September 10, 2000 – The gloomy weather in Bloomington, Ind. on that fall day could have been considered a bad omen. Every Hoosier’s worst nightmare was occurring in the swampy marsh of Dunn Meadow. Robert Montgomery Knight, the General, was giving his farewell speech to a group of angst-ridden and drenched student protesters. He did it in classic Bobby Knight fashion, but the day was far too sad to ponder such a triviality. What was to become of Indiana University basketball?
This was our nightmare.
After Bobby exited the makeshift stage to roaring applause, the IU basketball department was left without its one constant. The question soon became the title of a Matt Kearney tune, ‘Where do we go from here?’
I can honestly say I could not fully understand the severity of what had happened. I was in sixth grade, a Hoosier from birth, at least at heart, but born in New York, far away from the controversy. I knew Coach Knight was “the man,” but other than that I could hardly understand why my freshman sister’s floor mates stood in pouring rain for hours protesting his dismissal. To a child it was strangely simple. He was told there was zero tolerance, yet he broke that rule. That meant nothing to die-hard Hoosiers though. Basketball is life, and Bobby Knight was Hoosier basketball.
Ten years have passed and it’s been a tumultuous and curious decade to say the least. To give the full history of the last decade would not only be painstaking for me but also meaningless to most of you. We lost our identity, our soul. It would be like Duke firing coach K or Penn State firing JoePa. But really, it cannot be compared to anything else. Bobby Knight was perfect for the state of Indiana. No one ever questioned the General: he was our guy and every hard-working Hoosier took pride in him. He wanted to win as badly as we did.
To most Hoosiers, the General could do no wrong. But with reality came consequences. No one can take away what Bobby did for the IU basketball program, but at the start of the new millennium, it became increasingly clear that the team was on the downswing. Coach Knight had grown tired and stubborn to a fault. Although he still wanted to win as badly as anyone, he couldn’t keep up with the changing dynamic that was college recruiting. The reliance on man-to-man defense even when it killed us and staying true to the motion offense even when the opponent knew what was coming were things that Hoosier fans turned a blind eye to. It was Bobby; what more could be said?
No one wanted to see the General go this way. It had looked increasingly likely that Pat Knight would take over the program and Bobby would finally call it quits. But university President Miles Brand had other plans.
After all the dust had cleared, Mike Davis was the head coach of Indiana University men’s basketball. It sounded foreign to all the Hoosier faithful. But no one could follow the great one; no one. Not even a national championship game run could convince the Hoosier faithful to accept Mike Davis; he just wasn’t Bobby. But I’ll be the first one to say, it wasn’t fair to Davis. He was a damn good coach and a helluva recruiter, but we couldn’t accept that. “He can’t recruit in-state; we missed the NCAA tournament.” These complaints seem, to put it lightly, unwarranted during the present. But it is what it is and we moved on, but I can’t say it was for the better.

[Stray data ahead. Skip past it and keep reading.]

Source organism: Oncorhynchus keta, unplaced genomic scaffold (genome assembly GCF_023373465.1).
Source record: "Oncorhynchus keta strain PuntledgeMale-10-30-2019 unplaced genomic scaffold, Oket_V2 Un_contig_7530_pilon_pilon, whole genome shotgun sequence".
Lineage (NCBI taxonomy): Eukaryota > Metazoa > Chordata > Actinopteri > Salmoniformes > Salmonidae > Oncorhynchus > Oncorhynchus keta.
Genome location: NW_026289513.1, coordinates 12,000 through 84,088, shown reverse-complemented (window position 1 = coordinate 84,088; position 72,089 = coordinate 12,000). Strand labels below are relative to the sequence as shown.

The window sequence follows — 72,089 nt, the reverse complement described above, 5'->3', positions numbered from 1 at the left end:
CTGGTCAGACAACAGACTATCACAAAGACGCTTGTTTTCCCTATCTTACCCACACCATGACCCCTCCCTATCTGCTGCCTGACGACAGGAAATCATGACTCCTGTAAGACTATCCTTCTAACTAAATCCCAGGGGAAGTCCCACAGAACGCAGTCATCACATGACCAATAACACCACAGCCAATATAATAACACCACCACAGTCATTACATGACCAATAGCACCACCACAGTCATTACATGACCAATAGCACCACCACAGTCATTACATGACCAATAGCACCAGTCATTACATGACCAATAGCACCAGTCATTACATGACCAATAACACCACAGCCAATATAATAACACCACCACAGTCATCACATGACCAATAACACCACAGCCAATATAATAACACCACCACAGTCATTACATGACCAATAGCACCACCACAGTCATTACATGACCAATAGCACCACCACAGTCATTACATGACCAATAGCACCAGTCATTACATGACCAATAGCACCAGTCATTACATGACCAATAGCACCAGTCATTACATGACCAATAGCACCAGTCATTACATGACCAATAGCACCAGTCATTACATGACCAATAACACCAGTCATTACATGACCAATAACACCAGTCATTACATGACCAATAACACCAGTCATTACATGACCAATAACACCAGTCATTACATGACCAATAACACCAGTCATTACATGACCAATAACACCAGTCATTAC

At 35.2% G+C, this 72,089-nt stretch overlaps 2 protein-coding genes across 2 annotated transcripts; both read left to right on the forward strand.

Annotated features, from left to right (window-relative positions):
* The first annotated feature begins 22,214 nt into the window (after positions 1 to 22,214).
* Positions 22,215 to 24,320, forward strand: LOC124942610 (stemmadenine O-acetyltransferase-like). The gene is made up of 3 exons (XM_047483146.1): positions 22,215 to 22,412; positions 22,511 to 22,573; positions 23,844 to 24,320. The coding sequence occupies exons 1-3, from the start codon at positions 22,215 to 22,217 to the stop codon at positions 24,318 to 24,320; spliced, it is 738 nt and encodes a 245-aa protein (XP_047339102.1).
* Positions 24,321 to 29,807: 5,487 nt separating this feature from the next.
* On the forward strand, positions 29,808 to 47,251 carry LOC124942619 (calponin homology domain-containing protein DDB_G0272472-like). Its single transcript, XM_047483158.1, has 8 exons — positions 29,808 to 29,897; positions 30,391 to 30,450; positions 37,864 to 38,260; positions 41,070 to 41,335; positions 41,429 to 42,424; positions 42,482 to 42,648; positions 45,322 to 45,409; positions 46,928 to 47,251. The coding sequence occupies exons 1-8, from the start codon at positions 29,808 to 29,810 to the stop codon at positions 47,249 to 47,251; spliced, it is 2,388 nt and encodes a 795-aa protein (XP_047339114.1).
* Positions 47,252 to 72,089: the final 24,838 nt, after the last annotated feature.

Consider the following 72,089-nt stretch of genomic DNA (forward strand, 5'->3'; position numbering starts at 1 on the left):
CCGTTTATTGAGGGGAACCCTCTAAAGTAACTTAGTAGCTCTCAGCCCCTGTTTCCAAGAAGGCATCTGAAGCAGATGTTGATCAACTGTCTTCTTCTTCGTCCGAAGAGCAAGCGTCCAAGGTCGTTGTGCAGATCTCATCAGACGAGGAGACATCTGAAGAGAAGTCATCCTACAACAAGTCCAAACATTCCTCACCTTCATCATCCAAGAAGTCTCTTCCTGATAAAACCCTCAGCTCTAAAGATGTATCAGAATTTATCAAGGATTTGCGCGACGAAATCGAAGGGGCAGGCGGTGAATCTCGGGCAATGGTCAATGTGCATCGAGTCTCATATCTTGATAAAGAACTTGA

We all know what happens next. Kelvin Sampson effectively brings us into the darkest, lowest point ever reached by the IU basketball program. “Bobby always did it the right way….” Every Hoosier fan said that at some point after everything crashed down. Yet that was the past. What was now true was that we were back to square one. Nearly the entire team had departed or had been given the boot, and rightfully so. Tom Crean was given the job of repairing an entirely broken program and a fan base in shock.
I have to be honest; I was beginning to get discouraged with Tom Crean’s Hoosiers after the second season of watching piss-poor basketball. I was beginning to think he wasn’t the guy for the job. Too many in-state recruits were getting away and the current team was playing some of the sloppiest, most uninspired basketball I had ever seen. But there is renewed hope. Crean is starting to get some major commitments from some of his biggest targets (still waiting on Cody Zeller…) and the upcoming season looks promising with Maurice Creek, who led all freshmen (yes, in the entire NCAA) in scoring last year before suffering a gruesome knee injury. I’m starting to believe that there is once again hope for this basketball program.
But the ultimate goal of this column is to make a greater statement about the state of the Indiana University basketball program – scratch that – make a plea to all the Hoosier faithful that we stop looking back and start looking forward; to fully move on from the Bob Knight era, as hard as that may be. I always used to resent Brand for using the firing of Bob Knight to advance his career, but I’m starting to realize, that was the only way Coach was gonna go, and it had to happen if IU was going to get back to prominence.
I have the utmost respect for what Coach Knight did for this program, but with this ten year anniversary, I hope we can move on and realize that there is hope for the future and that we may become the program that we once were. Because when it comes down to it, we’re still Indiana and we still have five banners hanging in Assembly Hall, whether Bob Knight is our coach or not.
Am I positive that Tom Crean will be the coach to hang a sixth banner in Assembly Hall? No. But I do know that the future is bright, at least much brighter than that dreary, hopeless, Sunday afternoon.